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Animal Crossing: Pocket Camp, based on Nintendo’s popular Animal Crossing game franchise, was revealed yesterday in the latest edition of Nintendo Direct, the company’s popular series of updates and game previews. Despite Nintendo’s troubled history with mobile gaming, the announcement has received positive feedback from most early access players and reviewers. While the cutesy game series may seem like an obvious fit for a social mobile app for some fans, others are worried about the transfer from console to device. Even so, it’s possible everything we’ve seen so far of Nintendo’s newest app could point to their first major long-term mobile success.
A Flash in the Pan
It’s no secret that Nintendo’s known for its mobile games starting off with a strong base but lose public interest as quickly as it came. Their self-contained mobile games, like Super Mario Run and Fire Emblem Heroes, fared better financially and continue to generate revenue in in-game purchases for the company. Miitomo, Nintendo’s earliest attempt as a social, interactive mobile experience, received initial praise for its customization possibilities and unique question-and-answer sharing platform, but quickly fell out of favor with players who grew bored of a social interaction format that proved to be limiting. Arguably Nintendo’s biggest mobile success so far has been Pokémon Go, an augmented reality mobile game that motivated players to visit real-world locations to capture in-game Pokémon (if you don’t know what a Pokémon is, sorry, I can’t help you), but even a game that motivated thousands of people to congregate in parks and cities around the world lost public interest after a few months. It’s interesting to see how games with origins in beloved intellectual properties achieved varying success in the mobile marketplace, and it’s even more interesting to see how Nintendo fans will eagerly await each new mobile app, despite the company’s many missteps.
Lost in Translation
There are a handful of dangers possible during the transition from full-fledged console game to a mobile experience. For many companies, it’s tempting to generate revenue through extensive in-app purchases, becoming one of the first roadblocks mobile games face to retaining long-term players. Games making the jump from console to mobile often involve simplification of the game’s original concept, turning away old fans who may find the new experience watered-down. Additionally, traditional gaming experiences contention between fans of active, action-based games versus “casual” gamers interested in a more passive experience, like the minimal conflict format of the Animal Crossing series and a good chunk of mobile games aimed at women Retaining players on a mobile gaming platform is difficult, and unfortunately there’s no clear formula on this new market to keep a strong initial fan base from fizzling out, leaving your mobile game to lose players (and money).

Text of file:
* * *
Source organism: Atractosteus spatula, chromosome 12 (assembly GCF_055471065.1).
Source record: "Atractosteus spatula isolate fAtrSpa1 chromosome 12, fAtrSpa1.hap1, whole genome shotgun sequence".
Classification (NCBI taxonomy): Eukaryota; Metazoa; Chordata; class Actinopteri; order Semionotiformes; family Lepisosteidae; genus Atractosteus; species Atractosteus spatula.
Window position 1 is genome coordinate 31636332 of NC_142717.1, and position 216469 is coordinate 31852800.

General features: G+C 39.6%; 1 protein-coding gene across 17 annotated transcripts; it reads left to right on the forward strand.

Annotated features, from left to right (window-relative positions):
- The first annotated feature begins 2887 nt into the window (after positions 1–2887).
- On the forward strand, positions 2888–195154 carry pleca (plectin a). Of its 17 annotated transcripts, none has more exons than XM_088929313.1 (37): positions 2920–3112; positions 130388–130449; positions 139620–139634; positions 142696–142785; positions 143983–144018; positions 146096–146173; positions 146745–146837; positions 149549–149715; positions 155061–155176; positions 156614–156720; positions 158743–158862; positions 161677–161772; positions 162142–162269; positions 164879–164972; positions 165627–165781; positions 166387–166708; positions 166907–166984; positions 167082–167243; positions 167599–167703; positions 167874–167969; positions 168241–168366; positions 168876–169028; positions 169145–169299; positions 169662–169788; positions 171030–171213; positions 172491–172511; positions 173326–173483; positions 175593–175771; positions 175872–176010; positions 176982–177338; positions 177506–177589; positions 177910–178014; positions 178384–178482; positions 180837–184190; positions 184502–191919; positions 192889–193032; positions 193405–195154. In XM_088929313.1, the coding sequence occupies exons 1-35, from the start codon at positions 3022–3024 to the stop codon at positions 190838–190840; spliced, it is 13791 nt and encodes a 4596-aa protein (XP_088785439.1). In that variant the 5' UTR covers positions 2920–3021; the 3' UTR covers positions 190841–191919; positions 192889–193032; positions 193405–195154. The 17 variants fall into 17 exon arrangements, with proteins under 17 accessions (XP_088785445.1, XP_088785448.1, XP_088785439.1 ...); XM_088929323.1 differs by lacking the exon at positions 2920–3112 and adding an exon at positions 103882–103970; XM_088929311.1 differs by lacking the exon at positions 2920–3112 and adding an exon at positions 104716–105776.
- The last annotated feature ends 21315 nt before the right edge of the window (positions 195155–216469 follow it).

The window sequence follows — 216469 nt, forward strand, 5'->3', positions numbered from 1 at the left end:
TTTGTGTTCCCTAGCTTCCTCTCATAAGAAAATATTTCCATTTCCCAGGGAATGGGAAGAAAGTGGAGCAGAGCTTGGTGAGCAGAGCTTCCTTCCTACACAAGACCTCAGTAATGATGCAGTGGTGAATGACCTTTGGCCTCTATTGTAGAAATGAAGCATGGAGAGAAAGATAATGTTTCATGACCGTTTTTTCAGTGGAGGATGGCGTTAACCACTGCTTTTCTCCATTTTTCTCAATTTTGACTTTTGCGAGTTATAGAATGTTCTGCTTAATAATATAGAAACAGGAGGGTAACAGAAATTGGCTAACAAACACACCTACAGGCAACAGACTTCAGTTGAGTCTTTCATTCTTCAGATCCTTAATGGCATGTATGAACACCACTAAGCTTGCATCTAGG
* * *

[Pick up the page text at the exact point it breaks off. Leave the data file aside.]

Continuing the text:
Will It Be Good?
It’s hard to say from first glance how Animal Crossing: Pocket Camp will fare after its late-November North America release. Based on early previews, the newest addition to the beloved intellectual property appears to keep many of the classic game elements that keep fans invested. It’s also worth noting that the majority of Animal Crossing fans are female, a demographic that plays mobile games daily. Still, some in-game once free in the console game now include in-app purchases and time-sensitive actions that require the player to either wait or spend money may turn away old fans wary of change. Still, many early players hail Animal Crossing: Pocket Camp as hitting a “sweet spot” of old and new, and may prove to be Nintendo’s first big social mobile hit.